Weather forecast will likely add to delay of shipment headed to Montana, and could affect test load bound for refinery in Canada
By Elaine Williams of the Tribune
The second megaload of ConocoPhillips hasn’t moved since overcoming challenges on what had been one of the most problematic legs of the trip from Lewiston to the Montana border.
The half-drum bound for a Billings, Mont., refinery is parked in Kooskia, where it’s been since Saturday. It didn’t begin another section of the trip on Saturday to provide time to conduct routine maintenance and give the crew a rest. Then weather stalled it starting Sunday, and the forecast for the rest of the week only worsens.
On Friday and Saturday, the oversized shipment went from just outside Orofino to Kooskia in a single evening, arriving at 4:05 a.m. without causing any traffic delays of more than 15 minutes or touching anything it wasn’t supposed to.
That portion of the journey had been expected to occur in two segments, after the first megaload to move on that section of U.S. Highway 12 scraped a rock face, without doing damage to the transport, and created a 59-minute traffic delay.
The changes made by ConocoPhillip’s hauler, Emmert International, resulted in a smoother trip. “Emmert put workers on the trailer and steered it independently of the trucks, enabling it to navigate the curves without complications or delays,” according to a news release from the Idaho Transportation Department.
Weather, however, appears to be causing as much trouble for this convoy as it did for the first. The chance of snow in Kooskia was 80 percent for tonight and even higher, 90 percent, in the Lowell area, the endpoint of the next segment.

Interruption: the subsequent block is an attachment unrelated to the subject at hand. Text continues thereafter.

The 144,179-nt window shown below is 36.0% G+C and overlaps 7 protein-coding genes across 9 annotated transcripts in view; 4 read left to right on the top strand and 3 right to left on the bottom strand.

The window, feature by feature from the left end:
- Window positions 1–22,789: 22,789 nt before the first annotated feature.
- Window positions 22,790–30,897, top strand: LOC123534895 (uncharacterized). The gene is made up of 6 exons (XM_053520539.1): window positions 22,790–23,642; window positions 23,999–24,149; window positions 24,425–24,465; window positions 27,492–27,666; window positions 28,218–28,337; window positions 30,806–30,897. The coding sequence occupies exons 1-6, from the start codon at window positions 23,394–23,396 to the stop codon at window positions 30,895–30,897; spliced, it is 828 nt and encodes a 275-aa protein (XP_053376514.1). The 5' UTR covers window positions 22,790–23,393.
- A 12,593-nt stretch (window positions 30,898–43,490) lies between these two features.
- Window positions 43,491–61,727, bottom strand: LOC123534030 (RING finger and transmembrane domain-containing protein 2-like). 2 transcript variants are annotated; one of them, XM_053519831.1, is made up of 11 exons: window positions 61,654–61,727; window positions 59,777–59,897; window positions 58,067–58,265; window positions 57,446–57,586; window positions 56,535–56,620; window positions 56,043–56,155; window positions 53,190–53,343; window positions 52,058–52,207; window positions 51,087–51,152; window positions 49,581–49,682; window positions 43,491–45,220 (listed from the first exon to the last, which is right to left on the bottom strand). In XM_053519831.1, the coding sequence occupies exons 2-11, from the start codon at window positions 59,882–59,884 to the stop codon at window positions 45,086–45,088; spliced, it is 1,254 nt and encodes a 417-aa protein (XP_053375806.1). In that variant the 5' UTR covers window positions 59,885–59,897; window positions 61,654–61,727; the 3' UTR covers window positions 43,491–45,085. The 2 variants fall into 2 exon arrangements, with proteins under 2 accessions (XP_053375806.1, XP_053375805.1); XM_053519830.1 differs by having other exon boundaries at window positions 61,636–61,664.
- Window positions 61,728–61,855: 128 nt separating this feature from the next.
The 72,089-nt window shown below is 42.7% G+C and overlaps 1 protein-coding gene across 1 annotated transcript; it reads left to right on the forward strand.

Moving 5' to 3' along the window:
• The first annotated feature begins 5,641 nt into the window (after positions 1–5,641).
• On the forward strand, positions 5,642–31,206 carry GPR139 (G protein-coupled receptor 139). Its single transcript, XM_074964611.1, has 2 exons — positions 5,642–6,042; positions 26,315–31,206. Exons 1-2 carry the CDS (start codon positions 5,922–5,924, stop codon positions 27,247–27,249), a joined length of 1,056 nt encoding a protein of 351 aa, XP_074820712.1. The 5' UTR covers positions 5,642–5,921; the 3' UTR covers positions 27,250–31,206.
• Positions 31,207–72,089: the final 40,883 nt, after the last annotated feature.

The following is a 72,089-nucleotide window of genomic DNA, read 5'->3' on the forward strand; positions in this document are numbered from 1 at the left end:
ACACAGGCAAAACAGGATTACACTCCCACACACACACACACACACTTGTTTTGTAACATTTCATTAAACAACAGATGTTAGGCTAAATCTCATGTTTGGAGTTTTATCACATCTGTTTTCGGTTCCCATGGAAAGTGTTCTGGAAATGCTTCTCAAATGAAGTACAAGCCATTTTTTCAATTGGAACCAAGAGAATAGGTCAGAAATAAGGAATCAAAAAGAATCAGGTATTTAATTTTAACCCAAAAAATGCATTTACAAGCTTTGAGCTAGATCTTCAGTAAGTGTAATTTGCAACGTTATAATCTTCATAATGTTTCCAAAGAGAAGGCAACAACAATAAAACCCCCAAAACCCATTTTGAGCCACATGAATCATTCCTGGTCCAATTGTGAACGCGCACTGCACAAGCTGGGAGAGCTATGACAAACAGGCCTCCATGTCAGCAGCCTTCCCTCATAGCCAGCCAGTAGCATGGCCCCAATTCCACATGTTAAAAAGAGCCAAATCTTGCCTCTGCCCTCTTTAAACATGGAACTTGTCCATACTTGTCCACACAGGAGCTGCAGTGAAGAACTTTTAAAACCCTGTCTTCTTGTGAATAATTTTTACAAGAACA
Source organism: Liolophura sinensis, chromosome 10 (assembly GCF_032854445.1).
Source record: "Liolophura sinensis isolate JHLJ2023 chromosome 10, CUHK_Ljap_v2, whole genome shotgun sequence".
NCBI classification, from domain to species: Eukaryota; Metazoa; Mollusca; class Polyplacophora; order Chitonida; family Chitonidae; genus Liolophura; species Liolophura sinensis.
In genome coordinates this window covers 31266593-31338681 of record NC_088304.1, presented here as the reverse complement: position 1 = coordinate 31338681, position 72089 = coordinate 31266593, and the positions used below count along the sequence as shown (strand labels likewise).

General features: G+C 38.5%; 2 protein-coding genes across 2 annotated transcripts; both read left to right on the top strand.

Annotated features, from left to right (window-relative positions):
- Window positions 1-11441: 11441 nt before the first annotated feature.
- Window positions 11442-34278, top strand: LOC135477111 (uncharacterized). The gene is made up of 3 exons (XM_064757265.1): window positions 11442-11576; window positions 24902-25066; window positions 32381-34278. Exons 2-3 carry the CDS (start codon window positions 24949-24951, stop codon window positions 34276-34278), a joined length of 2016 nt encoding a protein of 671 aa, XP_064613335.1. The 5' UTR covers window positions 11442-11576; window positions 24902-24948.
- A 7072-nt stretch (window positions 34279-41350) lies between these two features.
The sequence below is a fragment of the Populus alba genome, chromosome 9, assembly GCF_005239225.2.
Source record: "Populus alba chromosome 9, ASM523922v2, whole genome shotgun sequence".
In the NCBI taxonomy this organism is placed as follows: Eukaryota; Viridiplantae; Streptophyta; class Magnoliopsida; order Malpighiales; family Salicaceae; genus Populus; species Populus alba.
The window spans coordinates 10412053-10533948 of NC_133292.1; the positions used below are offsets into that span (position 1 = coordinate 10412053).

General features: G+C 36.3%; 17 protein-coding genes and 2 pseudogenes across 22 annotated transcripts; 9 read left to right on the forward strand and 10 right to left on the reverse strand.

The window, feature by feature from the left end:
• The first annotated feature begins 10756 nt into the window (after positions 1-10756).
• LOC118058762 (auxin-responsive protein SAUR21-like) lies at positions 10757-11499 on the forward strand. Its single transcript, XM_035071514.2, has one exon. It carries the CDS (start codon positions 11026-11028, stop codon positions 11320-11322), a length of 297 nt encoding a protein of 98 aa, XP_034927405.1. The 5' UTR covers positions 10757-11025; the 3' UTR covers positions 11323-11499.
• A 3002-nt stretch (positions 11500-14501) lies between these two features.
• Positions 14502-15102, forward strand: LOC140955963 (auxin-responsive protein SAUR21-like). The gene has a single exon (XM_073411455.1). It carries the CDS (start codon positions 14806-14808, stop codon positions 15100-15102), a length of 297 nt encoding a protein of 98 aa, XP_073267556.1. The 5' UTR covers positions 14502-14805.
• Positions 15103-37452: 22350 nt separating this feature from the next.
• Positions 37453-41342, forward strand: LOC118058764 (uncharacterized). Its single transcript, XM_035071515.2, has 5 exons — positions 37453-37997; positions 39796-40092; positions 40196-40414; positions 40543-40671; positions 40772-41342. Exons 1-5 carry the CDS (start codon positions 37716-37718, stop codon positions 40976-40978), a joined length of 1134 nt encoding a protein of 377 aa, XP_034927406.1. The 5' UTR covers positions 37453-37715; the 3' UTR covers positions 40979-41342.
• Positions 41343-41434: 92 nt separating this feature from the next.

What effect this has on a test module of ExxonMobil/Imperial Oil scheduled to leave the Port of Lewiston at 10 p.m. today is not clear.
ITD has previously indicated it would allow two oversize loads on U.S. 12 at once, in part because it expected the ConocoPhillips shipment to be within 38 miles, not 100 miles, of the Montana border by today. The larger separation would have made it less likely a single motorist would have encountered both loads.
Weather could also come into play. The chance of snow in Lewiston is 70 percent tonight. If the test module moves, it will cover a number of miles not yet announced by ITD or the oil company.
The test module is 24 feet wide, 30 feet high and 208 feet long. It weighs 508,000 pounds. That’s close to what ExxonMobil/Imperial Oil previously reported as being the dimensions of the largest of its 114 loads the company wants to move from the Port of Lewiston to the Montana border on U.S. 12.
The oversize loads would carry processing modules for a plant in the Kearl Oil Sands in Alberta, Canada. Like the ConocoPhillips shipments, they take up two lanes of traffic, have to pull over at least every 15 minutes to allow cars to pass and can only travel between 10 p.m. and 5:30 a.m.
ITD won’t allow any other ExxonMobil/Imperial Oil oversize loads to take U.S. 12 until opponents present testimony, at a proceeding not yet scheduled, before a hearing officer who will provide ITD a recommendation on the matter.
Williams may be contacted at [email protected] or (208) 848-2261.